- Down Syndrome
- What are the different types of Down syndrome?
- Is it known why Down syndrome happens?
- How does Down syndrome affect the body?
- What risk factors are associated with Down syndrome?
- Screening and diagnosis for Down syndrome
- Treatment for Down syndrome and condition management
- Living with Down syndrome
- Down syndrome FAQs
What causes Down syndrome?
Medical experts have determined how Down syndrome occurs, as well as cell behavioural differences during fertilisation that result in the various Down syndrome characteristics, but why additional chromosome copies occur is largely still a mystery. Although all of chromosome 21 genes have been identified and catalogued, the nature of their function is not entirely clear.
No matter the type, characteristics are fairly similar, with mosaic types having fewer physical effects. The common denominator is that all individuals with Down syndrome have a critical portion of chromosome 21 present in either some or all of the bodily cells.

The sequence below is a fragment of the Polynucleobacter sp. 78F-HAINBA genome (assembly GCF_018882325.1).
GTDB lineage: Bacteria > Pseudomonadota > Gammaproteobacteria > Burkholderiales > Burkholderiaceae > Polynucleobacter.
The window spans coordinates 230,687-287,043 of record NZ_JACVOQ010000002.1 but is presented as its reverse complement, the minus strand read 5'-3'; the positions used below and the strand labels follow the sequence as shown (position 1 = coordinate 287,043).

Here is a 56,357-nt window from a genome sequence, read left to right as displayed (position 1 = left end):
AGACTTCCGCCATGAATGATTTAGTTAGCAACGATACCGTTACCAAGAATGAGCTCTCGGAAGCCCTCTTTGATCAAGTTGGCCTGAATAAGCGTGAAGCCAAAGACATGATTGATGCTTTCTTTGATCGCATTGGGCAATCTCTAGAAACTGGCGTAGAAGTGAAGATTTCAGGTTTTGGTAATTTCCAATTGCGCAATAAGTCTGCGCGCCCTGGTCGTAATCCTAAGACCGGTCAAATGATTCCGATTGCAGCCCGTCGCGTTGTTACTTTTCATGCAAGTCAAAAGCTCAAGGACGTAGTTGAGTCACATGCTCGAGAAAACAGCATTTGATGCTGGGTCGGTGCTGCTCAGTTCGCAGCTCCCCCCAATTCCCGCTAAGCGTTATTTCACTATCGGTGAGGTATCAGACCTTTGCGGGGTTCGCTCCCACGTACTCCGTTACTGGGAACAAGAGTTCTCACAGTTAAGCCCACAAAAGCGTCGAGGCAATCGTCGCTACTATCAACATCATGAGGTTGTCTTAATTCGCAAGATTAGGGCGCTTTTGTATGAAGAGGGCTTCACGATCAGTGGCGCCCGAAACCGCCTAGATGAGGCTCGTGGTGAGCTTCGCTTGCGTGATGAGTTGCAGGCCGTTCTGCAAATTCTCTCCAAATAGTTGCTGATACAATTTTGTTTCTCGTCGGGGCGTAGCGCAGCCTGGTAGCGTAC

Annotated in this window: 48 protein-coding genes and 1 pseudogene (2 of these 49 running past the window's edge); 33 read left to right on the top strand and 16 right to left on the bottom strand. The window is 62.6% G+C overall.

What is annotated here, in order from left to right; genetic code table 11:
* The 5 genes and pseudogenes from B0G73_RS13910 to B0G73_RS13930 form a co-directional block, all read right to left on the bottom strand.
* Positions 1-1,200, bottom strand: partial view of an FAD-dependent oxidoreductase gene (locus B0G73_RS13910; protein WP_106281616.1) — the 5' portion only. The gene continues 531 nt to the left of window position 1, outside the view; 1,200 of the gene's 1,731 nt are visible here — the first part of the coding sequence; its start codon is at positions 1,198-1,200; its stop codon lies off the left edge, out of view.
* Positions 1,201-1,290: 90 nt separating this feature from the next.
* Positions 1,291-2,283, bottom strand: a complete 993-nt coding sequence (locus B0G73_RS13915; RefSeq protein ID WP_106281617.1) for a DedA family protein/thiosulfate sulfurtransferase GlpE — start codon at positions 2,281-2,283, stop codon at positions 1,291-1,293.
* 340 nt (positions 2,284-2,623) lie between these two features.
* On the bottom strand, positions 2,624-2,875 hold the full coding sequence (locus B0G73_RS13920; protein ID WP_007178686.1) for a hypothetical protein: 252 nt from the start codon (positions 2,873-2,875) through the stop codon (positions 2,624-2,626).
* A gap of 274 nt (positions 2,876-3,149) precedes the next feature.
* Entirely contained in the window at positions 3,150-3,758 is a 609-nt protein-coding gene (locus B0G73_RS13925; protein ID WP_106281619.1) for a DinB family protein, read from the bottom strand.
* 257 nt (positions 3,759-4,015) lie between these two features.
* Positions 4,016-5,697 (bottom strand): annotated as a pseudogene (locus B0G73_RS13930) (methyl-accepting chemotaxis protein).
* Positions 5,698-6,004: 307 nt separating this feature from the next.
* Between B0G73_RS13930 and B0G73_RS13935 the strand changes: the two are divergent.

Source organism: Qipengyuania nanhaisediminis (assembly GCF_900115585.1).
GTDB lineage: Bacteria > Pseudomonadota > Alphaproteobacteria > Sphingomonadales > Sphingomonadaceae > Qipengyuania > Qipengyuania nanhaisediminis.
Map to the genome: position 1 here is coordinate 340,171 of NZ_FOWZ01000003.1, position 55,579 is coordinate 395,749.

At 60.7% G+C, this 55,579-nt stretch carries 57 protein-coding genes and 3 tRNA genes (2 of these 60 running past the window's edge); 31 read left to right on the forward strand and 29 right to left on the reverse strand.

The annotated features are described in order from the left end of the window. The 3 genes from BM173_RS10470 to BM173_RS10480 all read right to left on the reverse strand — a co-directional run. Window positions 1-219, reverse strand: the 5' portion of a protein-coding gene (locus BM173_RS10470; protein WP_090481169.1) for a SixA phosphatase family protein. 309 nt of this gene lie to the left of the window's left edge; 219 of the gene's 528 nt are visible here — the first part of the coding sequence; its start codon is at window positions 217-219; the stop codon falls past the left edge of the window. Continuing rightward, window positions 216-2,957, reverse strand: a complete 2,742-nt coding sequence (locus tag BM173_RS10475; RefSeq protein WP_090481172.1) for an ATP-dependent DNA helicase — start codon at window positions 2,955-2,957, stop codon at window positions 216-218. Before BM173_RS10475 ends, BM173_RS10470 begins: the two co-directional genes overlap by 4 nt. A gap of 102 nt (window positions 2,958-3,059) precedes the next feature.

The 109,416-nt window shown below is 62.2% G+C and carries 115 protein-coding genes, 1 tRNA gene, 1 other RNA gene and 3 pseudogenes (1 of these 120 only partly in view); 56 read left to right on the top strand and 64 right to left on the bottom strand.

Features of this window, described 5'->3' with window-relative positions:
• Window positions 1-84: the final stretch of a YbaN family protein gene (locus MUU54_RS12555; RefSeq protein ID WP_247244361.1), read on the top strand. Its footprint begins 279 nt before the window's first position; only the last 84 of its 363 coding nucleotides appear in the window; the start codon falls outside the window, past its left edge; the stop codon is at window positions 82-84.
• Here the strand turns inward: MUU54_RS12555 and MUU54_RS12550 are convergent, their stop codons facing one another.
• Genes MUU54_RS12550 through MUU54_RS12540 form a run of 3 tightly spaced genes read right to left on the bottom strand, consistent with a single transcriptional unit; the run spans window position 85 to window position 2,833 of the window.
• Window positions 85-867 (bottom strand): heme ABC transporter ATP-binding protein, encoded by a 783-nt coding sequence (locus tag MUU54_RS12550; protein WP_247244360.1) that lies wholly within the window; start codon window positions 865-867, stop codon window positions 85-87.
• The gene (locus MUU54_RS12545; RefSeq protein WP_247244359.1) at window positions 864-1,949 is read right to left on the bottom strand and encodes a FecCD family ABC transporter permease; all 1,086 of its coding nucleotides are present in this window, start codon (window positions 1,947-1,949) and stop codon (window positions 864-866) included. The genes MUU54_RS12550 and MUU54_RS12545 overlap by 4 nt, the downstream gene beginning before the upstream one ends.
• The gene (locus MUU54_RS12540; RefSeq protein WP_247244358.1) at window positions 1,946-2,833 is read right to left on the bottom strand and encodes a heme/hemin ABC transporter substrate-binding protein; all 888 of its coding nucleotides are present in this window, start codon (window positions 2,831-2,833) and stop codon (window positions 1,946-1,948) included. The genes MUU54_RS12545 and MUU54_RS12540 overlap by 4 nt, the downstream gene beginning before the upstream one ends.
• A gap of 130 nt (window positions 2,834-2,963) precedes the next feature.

Predicting the occurrence of Down syndrome is thus complicated, but certain risk factors which have been noted as common things to watch for can make it easier to potentially detect Down syndrome earlier should it occur.
Studies have also indicated that there is no definitive causal link to environmental factors or the activities of either healthy (normal) parent before or during pregnancy. There is nothing a person physically does or doesn’t do that can result in the development of Down syndrome during the fertilisation process. A person cannot influence, nor prevent the occurrence of the additional chromosome copy.
An additional copy of chromosome 21 can originate from either parent, although it is more commonly traced back to the mother (about 5% of cases originate from the father’s sperm). Robertsonian translocation is the only form of the condition which can pass on any type of Down syndrome to a future child. Not every child born to a parent with translocation Down syndrome will inherit the condition, however.